Breaking Stereotypes, Grannies Attend India's Only School For Elderly Women

General News

A school in Maharashtra’s village, named Aajibaichi Shala, is the only school for elderly women in India where they attend the classes in pink sarees every day.

Written By Kunal Gaurav | Mumbai | Updated On:
Breaking stereotypes

A school in Maharashtra’s village is the only school for elderly women in India where they attend the classes in pink sarees every day. 'Aajibaichi Shala', the school for elderly women in the Phangane village of the Thane district, is run from two rooms in a farmer’s house.

The school was started in 2016 on International Women’s Day with the help of an activist-teacher Yogendra Bangar and Motiram Dalal Charitable Trust. Bangar, with the help of the trust, procured necessary items like the blackboard, uniform, school bags, slates and chalks. 

Read: Internal Cyberattacks On Companies Rising, Security Researchers Reveal Key Challenges

Elementary education

The school remains open only for two hours every day, from 2 pm to 4 pm, which starts with prayer assembly and attendance. It also takes tests like any other schools in the country and holds extra-curriculum activities like gardening, and painting. Breaking stereotypes of age and gender, the elderly women, most of them aged 60 to 90 years, carry slates and etch alphabets on it with white chalk. They receive elementary education at the school including basic maths and also recite nursery rhymes.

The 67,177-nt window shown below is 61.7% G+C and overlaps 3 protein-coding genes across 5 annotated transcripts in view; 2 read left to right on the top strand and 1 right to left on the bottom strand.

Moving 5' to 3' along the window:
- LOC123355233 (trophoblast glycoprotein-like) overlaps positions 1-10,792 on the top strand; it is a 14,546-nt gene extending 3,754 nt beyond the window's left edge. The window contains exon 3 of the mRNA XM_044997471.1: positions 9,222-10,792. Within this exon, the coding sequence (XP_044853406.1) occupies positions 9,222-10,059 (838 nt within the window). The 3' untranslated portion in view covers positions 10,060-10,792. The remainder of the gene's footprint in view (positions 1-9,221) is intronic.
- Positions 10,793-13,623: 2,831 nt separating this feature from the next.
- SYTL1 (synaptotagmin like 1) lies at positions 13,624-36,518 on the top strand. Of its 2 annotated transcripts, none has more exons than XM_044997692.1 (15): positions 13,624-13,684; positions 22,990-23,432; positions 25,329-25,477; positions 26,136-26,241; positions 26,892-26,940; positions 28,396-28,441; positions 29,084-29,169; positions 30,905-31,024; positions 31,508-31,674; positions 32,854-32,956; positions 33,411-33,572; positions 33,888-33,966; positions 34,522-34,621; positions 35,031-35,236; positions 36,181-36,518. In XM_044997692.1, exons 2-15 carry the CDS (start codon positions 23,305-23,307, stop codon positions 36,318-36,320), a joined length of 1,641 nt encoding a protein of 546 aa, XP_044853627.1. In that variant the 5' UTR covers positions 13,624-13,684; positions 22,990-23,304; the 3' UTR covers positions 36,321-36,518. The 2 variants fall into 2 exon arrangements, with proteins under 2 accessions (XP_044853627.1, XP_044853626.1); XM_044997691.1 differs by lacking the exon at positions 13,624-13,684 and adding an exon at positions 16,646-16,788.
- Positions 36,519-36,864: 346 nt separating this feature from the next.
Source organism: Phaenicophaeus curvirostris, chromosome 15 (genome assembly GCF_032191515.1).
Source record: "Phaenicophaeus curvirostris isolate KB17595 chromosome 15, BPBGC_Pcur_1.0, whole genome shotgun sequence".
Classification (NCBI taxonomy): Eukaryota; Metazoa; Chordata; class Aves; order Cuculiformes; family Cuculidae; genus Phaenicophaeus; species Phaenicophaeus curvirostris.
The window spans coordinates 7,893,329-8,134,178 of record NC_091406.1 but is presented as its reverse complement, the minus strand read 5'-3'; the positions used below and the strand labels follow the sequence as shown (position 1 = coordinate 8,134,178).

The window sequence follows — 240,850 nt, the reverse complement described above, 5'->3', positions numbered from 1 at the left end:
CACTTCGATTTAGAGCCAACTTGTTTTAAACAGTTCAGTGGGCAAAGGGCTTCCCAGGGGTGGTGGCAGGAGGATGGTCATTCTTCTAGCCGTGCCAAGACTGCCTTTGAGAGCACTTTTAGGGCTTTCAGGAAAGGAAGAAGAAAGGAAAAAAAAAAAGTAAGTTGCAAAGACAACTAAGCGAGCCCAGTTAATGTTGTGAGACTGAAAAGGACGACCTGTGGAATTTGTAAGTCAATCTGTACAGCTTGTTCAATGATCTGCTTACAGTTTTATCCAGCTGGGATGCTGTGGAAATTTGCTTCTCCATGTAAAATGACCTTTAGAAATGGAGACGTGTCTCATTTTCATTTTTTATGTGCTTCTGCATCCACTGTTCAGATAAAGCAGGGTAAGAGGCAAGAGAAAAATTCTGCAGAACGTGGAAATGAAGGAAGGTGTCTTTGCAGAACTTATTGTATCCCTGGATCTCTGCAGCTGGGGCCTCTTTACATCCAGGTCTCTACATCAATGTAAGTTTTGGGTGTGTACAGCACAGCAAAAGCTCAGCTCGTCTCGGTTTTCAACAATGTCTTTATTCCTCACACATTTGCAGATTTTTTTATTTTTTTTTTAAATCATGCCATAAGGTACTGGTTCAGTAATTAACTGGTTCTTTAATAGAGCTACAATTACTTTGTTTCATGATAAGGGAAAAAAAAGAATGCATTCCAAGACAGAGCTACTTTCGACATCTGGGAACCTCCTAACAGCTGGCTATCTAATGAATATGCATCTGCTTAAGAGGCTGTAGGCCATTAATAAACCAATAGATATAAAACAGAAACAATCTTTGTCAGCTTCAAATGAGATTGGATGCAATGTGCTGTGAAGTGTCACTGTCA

Read: Hyderabad: Saina Nehwal Reacts To Encounter Of Rape & Murder Accused

While the literacy rate in India has been on a rise over the years with several educational reforms, women in rural areas are still way behind the national average. According to official data, 79 per cent of India's rural men are literate but only 59 per cent women are literate. In villages, where girls drop out of schools frequently due to various reason, education to elderly women, one of the most neglected groups vis-a-vis literacy, came as breathe of fresh air.

Social media applauded the wonderful initiative and urged to open similar schools across the country. “Great initiative & wonderful concept! It'd be helpful to compare life expectancy, general wellbeing between attendants & non-attendants (sic),” wrote a Twitter user. “Better to keep age limit of 40 years.. we know women's life is short in remote areas due to lack of ontime treatment (sic),” commented another user.

Read: Cong Leader Sharmistha Mukherjee Seeks 'unbiased Inquiry' Into Hyderabad Encounter

Read: Twitter Schools Newspaper After It Misspells Sundar Pichai's Name

By 2030, 40% Indians will not have access to drinking water